“Ok,” she replied, her voice shaken by the unexpected delay and knowing that tomorrow she’ll have to make her way back to Princeton, back to the worry and waiting for an answer to her pain.

 

 

 

 

Where should we take you?

Years ago, when I started working with homeless cancer survivors in Birmingham, Rachael Martin, then-associate pastor at Church of the Reconciler, shared something with me that I’ll never forget. She said that when a homeless person needed immediate medical attention and an ambulance driver asked her where to take the individual, she always aimed high.

“They’re more likely to get better care at a place like UAB,” she told me, than at one of the less funded hospitals with fewer well-trained medical personnel on staff in the city. Rachael’s thinking was that even if a person lacking the necessary health benefits couldn’t stay at a more selective facility and had to be moved eventually, the initial triage care would be better and therefore boost the patient’s chances of getting the right diagnosis and initial care–and ultimately, of survival.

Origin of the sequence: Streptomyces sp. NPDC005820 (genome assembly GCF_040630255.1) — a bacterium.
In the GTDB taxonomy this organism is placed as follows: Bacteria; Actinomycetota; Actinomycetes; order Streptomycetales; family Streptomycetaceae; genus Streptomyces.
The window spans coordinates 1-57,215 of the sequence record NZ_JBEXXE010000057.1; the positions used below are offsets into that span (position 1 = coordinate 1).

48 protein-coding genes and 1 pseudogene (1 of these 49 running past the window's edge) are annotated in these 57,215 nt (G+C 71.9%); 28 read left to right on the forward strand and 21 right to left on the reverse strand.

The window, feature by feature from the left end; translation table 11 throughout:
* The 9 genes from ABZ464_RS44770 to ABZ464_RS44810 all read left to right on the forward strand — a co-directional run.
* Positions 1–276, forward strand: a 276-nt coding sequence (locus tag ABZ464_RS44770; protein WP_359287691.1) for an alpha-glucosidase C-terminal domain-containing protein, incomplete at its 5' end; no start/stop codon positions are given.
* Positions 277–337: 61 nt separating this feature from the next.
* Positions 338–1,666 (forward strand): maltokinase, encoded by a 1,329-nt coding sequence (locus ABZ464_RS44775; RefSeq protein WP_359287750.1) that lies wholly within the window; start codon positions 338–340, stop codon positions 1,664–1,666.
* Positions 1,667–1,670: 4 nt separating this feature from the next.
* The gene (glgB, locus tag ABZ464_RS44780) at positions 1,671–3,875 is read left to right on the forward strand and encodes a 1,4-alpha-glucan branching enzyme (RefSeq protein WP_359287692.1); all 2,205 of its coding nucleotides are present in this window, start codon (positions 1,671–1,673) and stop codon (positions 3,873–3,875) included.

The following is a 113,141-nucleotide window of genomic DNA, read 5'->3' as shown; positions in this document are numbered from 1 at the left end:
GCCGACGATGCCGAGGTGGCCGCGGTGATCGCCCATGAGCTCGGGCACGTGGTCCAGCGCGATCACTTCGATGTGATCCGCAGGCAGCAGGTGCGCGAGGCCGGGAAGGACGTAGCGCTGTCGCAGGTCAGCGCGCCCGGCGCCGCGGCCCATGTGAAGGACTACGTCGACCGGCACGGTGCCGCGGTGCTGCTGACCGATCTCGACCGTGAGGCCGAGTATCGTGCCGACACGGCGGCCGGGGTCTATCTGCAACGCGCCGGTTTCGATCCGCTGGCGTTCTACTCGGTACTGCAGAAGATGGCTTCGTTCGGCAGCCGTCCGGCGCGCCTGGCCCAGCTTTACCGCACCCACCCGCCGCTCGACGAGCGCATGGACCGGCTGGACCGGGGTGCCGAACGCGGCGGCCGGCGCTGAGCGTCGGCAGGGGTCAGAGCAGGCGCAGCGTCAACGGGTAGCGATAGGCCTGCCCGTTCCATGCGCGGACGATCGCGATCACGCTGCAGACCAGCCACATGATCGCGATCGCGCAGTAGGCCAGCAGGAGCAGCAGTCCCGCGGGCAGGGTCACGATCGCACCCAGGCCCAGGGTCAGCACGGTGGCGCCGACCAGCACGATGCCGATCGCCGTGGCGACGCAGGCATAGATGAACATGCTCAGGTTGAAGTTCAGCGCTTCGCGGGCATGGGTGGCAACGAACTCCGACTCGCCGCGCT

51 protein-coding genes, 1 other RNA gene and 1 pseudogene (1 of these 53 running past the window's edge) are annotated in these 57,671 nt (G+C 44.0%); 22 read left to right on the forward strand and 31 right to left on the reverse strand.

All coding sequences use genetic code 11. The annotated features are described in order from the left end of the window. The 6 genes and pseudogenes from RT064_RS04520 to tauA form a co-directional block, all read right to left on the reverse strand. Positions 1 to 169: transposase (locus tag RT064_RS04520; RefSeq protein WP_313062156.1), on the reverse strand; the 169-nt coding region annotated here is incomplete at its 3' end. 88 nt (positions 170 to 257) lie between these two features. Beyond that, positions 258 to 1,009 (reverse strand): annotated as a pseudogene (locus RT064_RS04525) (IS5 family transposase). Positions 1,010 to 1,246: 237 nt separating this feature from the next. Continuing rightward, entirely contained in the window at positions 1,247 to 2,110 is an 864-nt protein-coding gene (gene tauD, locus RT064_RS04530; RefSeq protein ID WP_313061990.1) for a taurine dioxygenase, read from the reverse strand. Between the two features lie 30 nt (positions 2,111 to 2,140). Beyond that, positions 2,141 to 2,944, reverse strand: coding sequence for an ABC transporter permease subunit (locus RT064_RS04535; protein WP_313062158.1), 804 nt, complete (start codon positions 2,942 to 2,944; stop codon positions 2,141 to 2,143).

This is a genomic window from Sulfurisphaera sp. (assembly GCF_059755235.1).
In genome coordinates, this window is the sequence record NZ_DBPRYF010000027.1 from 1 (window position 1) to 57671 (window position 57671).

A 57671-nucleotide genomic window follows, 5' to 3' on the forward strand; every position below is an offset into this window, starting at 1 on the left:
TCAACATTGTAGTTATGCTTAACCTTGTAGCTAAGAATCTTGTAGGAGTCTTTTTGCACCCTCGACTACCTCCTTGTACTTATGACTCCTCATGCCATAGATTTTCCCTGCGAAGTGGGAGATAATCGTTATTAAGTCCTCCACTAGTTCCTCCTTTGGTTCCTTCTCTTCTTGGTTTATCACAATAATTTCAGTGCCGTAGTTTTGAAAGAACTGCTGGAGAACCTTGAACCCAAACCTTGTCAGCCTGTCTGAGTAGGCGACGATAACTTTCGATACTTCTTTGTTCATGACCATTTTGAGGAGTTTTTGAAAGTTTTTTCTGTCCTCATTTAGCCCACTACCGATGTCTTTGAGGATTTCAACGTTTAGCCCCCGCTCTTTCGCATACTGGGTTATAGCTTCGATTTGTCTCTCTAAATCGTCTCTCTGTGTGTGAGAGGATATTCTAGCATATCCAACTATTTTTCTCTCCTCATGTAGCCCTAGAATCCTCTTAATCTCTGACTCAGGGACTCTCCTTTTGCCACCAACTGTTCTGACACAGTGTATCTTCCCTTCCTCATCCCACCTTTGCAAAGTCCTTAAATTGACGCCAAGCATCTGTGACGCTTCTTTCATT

Today, a New York Times article reports on a study in PLoS that adds support to Rachael’s logic.  According to the researchers, patients at less credible institutions were “three times more likely to die” and a whopping “13 times more likely to [suffer from] medical complications” than those who were taken to the best facilities. The full article and link to the published study can be found here: http://www.nytimes.com/2016/12/14/business/hospitals-death-rates-quality-vary-widely.html?emc=edit_th_20161216&nl=todaysheadlines&nlid=44005038&_r=0

Maybe those in need of medical attention need to replace “Take me to the hospital” with “Take me to that hospital.” Unfortunately, for many of the least advantaged in our society, the question “Where should we take you?” is never asked.